I am especially disturbed by those who associate with Tea Party groups or ideas who are calling for violence against members of the WBC or demanding that they be silenced. They of all people should be sensitive to the notion of being silenced by those who disagree politically. When Steven Crowder was cold cocked by a union member last week in Michigan, the media maintained radio silence. When 2500 occupiers got arrested over the course of six months (compared to 0 Tea Party activists in over three years), the media covered the occupiers' message but not their actions. Politicians are actively pushing policies like "The Fairness Doctrine," which will effectively impose tv/radio silence on anyone who dares to disagree with the progressive majority.

But the real problem is this: even if we were to all agree that certain kinds of hate speech SHOULD be silenced, who gets to make the determination as to what constitutes such "hate speech"? Will the definition of "hate speech" change every time the balance of Congress shifts? The balance of the Supreme Court? And what is to stop said authority, once given the power to silence one group or individual, from silencing any group or individual they choose to, whether based on arbitrary whim or political favor?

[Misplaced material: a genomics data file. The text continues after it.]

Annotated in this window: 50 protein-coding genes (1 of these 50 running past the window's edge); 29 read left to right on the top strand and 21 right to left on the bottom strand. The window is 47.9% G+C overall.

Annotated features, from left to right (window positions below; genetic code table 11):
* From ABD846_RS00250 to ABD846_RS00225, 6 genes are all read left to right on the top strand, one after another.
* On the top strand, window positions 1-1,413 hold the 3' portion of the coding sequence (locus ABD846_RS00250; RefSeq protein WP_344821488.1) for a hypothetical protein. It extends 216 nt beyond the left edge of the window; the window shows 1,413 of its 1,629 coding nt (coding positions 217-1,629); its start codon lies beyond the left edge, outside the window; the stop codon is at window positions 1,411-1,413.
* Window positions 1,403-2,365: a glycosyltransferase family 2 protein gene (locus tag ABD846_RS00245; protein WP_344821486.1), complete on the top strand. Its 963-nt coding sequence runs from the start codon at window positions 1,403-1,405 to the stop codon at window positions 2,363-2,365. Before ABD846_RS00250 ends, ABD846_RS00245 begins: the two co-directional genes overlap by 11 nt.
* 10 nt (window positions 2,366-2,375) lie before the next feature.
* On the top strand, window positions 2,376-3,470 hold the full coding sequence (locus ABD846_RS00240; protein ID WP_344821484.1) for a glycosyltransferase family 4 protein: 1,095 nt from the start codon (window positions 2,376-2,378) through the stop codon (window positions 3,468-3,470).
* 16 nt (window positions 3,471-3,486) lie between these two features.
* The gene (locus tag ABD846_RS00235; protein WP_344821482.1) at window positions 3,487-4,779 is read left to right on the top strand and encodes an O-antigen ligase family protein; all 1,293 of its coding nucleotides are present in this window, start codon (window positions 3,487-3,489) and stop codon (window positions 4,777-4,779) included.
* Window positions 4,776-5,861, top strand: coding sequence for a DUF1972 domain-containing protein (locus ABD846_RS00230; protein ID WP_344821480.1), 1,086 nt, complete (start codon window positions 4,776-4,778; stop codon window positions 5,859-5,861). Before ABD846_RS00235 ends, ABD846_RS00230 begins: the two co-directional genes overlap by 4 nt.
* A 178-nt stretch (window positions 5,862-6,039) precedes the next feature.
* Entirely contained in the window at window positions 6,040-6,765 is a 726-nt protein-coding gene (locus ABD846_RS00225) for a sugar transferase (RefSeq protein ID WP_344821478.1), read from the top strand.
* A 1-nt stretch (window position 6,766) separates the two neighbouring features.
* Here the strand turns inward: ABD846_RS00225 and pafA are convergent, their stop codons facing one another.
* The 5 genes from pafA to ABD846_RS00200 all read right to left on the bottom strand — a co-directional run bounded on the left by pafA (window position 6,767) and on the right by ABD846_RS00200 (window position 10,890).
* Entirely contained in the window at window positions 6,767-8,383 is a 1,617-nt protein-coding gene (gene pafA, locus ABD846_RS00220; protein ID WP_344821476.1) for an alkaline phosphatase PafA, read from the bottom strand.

Friday, December 14, 2012

Never Let a Tragedy Go to Waste

Let me preface this post by saying that I am not here to rub salt in anyone's wounds. My intent is not to politicize a tragedy, rather to point out the fallacy being committed by those who are currently doing so.

This morning, tragedy struck a small town in Connecticut. A young man opened fire in an elementary school, killing at least 26 - one of whom was his own mother, and most of whom were small children.

As is wont to happen after such senseless tragedy, we look for answers. We ask ourselves, our families, our friends, and our leaders: How did this come about? How can we keep this from happening again?

The answer is simple: evil exists in this world because people insist on trying to push God out of it. The grace of God is the only thing that prevents you or me from being the shooter, our parents and children from being the victims. It is only by that same grace that those touched by today's tragedy will ever know peace.

But if you look at any social media site today, along with the prayers and condolences, you will see people making blanket statements about gun control. The artful Jay Carney brilliantly politicized the tragedy by stating that he was not going to politicize it...yet. The President hinted at it in his tearful address as well, claiming that meaningful action was needed - regardless of politics. (Read: the Republicans aren't going to like it, but I'm going to force them to do it anyway.)